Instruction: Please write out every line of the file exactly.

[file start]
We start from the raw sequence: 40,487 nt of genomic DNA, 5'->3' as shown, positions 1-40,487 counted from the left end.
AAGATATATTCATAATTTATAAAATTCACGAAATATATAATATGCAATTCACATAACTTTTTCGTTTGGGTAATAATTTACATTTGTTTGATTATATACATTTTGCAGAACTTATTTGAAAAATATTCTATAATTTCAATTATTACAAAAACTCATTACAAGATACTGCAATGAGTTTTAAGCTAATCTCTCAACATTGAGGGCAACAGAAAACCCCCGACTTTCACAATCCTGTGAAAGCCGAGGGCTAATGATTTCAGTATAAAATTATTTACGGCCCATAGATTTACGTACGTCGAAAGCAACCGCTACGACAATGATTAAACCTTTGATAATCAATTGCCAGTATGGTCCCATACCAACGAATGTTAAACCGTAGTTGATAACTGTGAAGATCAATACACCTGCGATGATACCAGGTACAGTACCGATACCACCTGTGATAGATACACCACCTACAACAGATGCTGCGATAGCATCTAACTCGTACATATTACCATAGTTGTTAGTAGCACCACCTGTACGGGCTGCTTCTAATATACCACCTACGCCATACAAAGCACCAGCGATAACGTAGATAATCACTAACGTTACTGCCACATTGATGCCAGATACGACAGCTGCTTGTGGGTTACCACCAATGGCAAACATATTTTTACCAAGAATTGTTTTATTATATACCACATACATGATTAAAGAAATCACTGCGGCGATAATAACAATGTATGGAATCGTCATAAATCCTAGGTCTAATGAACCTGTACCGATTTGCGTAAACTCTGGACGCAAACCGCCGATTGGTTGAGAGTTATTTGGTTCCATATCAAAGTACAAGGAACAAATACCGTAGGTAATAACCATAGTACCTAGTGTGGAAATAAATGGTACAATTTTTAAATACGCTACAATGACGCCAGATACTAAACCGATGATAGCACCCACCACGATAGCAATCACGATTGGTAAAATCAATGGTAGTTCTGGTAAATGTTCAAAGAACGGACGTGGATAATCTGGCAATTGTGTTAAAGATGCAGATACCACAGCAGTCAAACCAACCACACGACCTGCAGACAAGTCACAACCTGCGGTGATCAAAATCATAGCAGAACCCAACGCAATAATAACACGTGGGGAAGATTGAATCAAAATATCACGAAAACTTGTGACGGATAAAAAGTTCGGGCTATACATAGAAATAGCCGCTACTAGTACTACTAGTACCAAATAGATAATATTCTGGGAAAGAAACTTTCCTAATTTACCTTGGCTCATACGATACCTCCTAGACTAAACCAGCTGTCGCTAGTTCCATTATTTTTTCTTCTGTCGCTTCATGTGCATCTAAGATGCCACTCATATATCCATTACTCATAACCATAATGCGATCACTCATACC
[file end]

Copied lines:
We start from the raw sequence: 40,487 nt of genomic DNA, 5'->3' as shown, positions 1-40,487 counted from the left end.
AAGATATATTCATAATTTATAAAATTCACGAAATATATAATATGCAATTCACATAACTTTTTCGTTTGGGTAATAATTTACATTTGTTTGATTATATACATTTTGCAGAACTTATTTGAAAAATATTCTATAATTTCAATTATTACAAAAACTCATTACAAGATACTGCAATGAGTTTTAAGCTAATCTCTCAACATTGAGGGCAACAGAAAACCCCCGACTTTCACAATCCTGTGAAAGCCGAGGGCTAATGATTTCAGTATAAAATTATTTACGGCCCATAGATTTACGTACGTCGAAAGCAACCGCTACGACAATGATTAAACCTTTGATAATCAATTGCCAGTATGGTCCCATACCAACGAATGTTAAACCGTAGTTGATAACTGTGAAGATCAATACACCTGCGATGATACCAGGTACAGTACCGATACCACCTGTGATAGATACACCACCTACAACAGATGCTGCGATAGCATCTAACTCGTACATATTACCATAGTTGTTAGTAGCACCACCTGTACGGGCTGCTTCTAATATACCACCTACGCCATACAAAGCACCAGCGATAACGTAGATAATCACTAACGTTACTGCCACATTGATGCCAGATACGACAGCTGCTTGTGGGTTACCACCAATGGCAAACATATTTTTACCAAGAATTGTTTTATTATATACCACATACATGATTAAAGAAATCACTGCGGCGATAATAACAATGTATGGAATCGTCATAAATCCTAGGTCTAATGAACCTGTACCGATTTGCGTAAACTCTGGACGCAAACCGCCGATTGGTTGAGAGTTATTTGGTTCCATATCAAAGTACAAGGAACAAATACCGTAGGTAATAACCATAGTACCTAGTGTGGAAATAAATGGTACAATTTTTAAATACGCTACAATGACGCCAGATACTAAACCGATGATAGCACCCACCACGATAGCAATCACGATTGGTAAAATCAATGGTAGTTCTGGTAAATGTTCAAAGAACGGACGTGGATAATCTGGCAATTGTGTTAAAGATGCAGATACCACAGCAGTCAAACCAACCACACGACCTGCAGACAAGTCACAACCTGCGGTGATCAAAATCATAGCAGAACCCAACGCAATAATAACACGTGGGGAAGATTGAATCAAAATATCACGAAAACTTGTGACGGATAAAAAGTTCGGGCTATACATAGAAATAGCCGCTACTAGTACTACTAGTACCAAATAGATAATATTCTGGGAAAGAAACTTTCCTAATTTACCTTGGCTCATACGATACCTCCTAGACTAAACCAGCTGTCGCTAGTTCCATTATTTTTTCTTCTGTCGCTTCATGTGCATCTAAGATGCCACTCATATATCCATTACTCATAACCATAATGCGATCACTCATACC